Creating a Kubernetes Master

Note

This guide was validated on Kubernetes v1.14. Because of the volatility of Kubernetes from version to version, this section may make assumptions that do not hold true for all future versions. Official documentation for initializing Kubernetes masters using kubeadm can be found here. Simply enable mixed-OS scheduling section on top of that.

Note

A recently-updated Linux machine is required to follow along; Kubernetes master resources like kube-dns, kube-scheduler, and kube-apiserver have not been ported to Windows yet.

Tip

The Linux instructions are tailored towards Ubuntu 16.04. Other Linux distributions certified to run Kubernetes should also offer equivalent commands that you can substitute. They will also interoperate successfully with Windows.

Initialization using kubeadm

Unless explicitly specified otherwise, run any commands below as root.

First, get into an elevated root shell:

sudo –s

Make sure your machine is up to date:

apt-get update -y && apt-get upgrade -y

Install Docker

To be able to use containers, you need a container engine, such as Docker. To get the most recent version, you can use these instructions for Docker installation. You can verify that docker is installed correctly by running a hello-world container:

docker run hello-world

Install kubeadm

Download kubeadm binaries for your Linux distribution and initialize your cluster.

Important

Depending on your Linux distribution, you may need to replace kubernetes-xenial below with the correct codename.

curl -s https://packages.cloud.google.com/apt/doc/apt-key.gpg | apt-key add -
cat <<EOF >/etc/apt/sources.list.d/kubernetes.list
deb http://apt.kubernetes.io/ kubernetes-xenial main
EOF
apt-get update && apt-get install -y kubelet kubeadm kubectl 

Prepare the master node

Kubernetes on Linux requires swap space to be turned off:

nano /etc/fstab  # (remove a line referencing 'swap.img' , if it exists)
swapoff -a 

Initialize master

Note down your cluster subnet (e.g. 10.244.0.0/16) and service subnet (e.g. 10.96.0.0/12) and initialize your master using kubeadm:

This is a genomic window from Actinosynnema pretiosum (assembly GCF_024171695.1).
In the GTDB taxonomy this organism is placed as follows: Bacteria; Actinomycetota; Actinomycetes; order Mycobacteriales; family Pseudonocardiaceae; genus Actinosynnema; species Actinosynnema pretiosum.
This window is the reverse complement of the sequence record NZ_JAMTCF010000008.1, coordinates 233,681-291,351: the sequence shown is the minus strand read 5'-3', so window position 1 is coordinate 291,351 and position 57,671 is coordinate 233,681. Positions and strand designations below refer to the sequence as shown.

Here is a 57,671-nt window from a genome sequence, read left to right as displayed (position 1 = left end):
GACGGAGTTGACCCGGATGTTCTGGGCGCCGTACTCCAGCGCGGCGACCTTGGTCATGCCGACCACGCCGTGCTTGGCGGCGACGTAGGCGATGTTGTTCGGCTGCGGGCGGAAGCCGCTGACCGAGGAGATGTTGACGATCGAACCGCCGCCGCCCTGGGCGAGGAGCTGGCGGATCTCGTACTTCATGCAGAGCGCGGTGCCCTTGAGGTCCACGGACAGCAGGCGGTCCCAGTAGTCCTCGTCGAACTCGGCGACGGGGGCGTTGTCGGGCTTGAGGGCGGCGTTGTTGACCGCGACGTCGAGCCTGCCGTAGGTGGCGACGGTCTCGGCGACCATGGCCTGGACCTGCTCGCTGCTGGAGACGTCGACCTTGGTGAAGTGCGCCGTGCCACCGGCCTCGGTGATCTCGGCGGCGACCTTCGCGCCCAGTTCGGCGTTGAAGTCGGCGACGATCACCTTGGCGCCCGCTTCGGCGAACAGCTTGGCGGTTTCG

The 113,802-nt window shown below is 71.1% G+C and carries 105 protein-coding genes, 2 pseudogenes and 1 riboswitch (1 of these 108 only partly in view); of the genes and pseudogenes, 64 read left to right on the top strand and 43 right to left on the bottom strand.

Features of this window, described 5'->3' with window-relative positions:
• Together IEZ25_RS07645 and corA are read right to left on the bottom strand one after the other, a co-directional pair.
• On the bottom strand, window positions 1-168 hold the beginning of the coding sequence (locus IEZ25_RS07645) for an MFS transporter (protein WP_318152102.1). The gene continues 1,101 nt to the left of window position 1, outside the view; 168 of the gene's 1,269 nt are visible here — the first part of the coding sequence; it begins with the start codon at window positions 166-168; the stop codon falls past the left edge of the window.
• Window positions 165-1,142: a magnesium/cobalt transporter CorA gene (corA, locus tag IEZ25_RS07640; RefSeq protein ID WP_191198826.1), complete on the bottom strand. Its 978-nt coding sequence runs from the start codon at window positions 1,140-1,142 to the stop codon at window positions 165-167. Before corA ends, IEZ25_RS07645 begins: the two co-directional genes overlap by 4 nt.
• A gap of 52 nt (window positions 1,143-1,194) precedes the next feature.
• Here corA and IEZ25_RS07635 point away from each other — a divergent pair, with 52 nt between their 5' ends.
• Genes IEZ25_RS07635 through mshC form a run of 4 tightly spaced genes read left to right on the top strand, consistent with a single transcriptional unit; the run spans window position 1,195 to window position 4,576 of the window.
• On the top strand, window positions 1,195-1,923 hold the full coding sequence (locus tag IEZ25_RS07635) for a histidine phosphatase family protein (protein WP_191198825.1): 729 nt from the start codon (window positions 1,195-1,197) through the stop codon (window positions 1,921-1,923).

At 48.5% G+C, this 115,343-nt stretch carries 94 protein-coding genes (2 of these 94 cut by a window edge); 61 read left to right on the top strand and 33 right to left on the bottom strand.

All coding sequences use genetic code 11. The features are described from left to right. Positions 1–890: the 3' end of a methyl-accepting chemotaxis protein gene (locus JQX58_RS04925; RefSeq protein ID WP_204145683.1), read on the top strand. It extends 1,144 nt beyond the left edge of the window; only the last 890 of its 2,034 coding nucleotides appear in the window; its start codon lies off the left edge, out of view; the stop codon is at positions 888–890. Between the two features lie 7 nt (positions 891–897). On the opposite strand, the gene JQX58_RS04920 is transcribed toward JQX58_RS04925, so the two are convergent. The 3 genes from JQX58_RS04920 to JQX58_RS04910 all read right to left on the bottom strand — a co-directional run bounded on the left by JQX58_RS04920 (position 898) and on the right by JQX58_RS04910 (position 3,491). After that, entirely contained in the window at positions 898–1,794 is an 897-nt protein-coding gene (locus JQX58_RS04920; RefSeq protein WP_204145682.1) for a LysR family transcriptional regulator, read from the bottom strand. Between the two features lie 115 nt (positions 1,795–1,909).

kubeadm init --pod-network-cidr=10.244.0.0/16 --service-cidr=10.96.0.0/12

This may take a few minutes. Once completed, you should see a screen like this confirming your master has been initialized:

text

Tip

You should take note of this kubeadm join command. Shoud the kubeadm token expire, you can use kubeadm token create --print-join-command to create a new token.

Tip

If you have a desired Kubernetes version you'd like to use, you can pass the --kubernetes-version flag to kubeadm.

We are not done yet. To use kubectl as a regular user, run the following in an unelevated, non-root user shell

mkdir -p $HOME/.kube
sudo cp -i /etc/kubernetes/admin.conf $HOME/.kube/config
sudo chown $(id -u):$(id -g) $HOME/.kube/config

Now you can use kubectl to edit or view information about your cluster.

Enable mixed-OS scheduling

By default, certain Kubernetes resources are written in such a way that they're scheduled on all nodes. However, in a multi-OS environment we don't want Linux resources to interfere or be double-scheduled onto Windows nodes, and vice-versa. For this reason, we need to apply NodeSelector labels.

In this regard, we are going to patch the linux kube-proxy DaemonSet to target Linux only.

First, let's create a directory to store .yaml manifest files:

mkdir -p kube/yaml && cd kube/yaml

Confirm that the update strategy of kube-proxy DaemonSet is set to RollingUpdate:

kubectl get ds/kube-proxy -o go-template='{{.spec.updateStrategy.type}}{{"\n"}}' --namespace=kube-system

Next, patch the DaemonSet by downloading this nodeSelector and apply it to only target Linux:

wget https://raw.githubusercontent.com/Microsoft/SDN/master/Kubernetes/flannel/l2bridge/manifests/node-selector-patch.yml
kubectl patch ds/kube-proxy --patch "$(cat node-selector-patch.yml)" -n=kube-system

Once successful, you should see "Node Selectors" of kube-proxy and any other DaemonSets set to beta.kubernetes.io/os=linux

kubectl get ds -n kube-system

text

Collect cluster information

To successfully join future nodes to the master, you should keep track of the following information:

  1. kubeadm join command from output (here)
  • Example: kubeadm join <Master_IP>:6443 --token <some_token> --discovery-token-ca-cert-hash <some_hash>
  1. Cluster subnet defined during kubeadm init (here)
  • Example: 10.244.0.0/16
  1. Service subnet defined during kubeadm init (here)
  • Example: 10.96.0.0/12
  • Can also be found using kubectl cluster-info dump | grep -i service-cluster-ip-range
  1. Kube-dns service IP
  • Example: 10.96.0.10
  • Can be found in "Cluster IP" field using kubectl get svc/kube-dns -n kube-system
  1. Kubernetes config file generated after kubeadm init (here). If you followed the instructions, this can be found in the following paths:
  • /etc/kubernetes/admin.conf
  • $HOME/.kube/config

Verifying the master

After a few minutes, the system should be in the following state:

  • Under kubectl get pods -n kube-system, there will be pods for the Kubernetes master components in Running state.
  • Calling kubectl cluster-info will show information about the Kubernetes master API server in addition to DNS addons.

Tip

Since kubeadm does not setup networking, DNS pods may still be in ContainerCreating or Pending state. They will switch to Running state after choosing a network solution.

Next steps

In this section we covered how to setup a Kubernetes master using kubeadm. Now you are ready for step 3: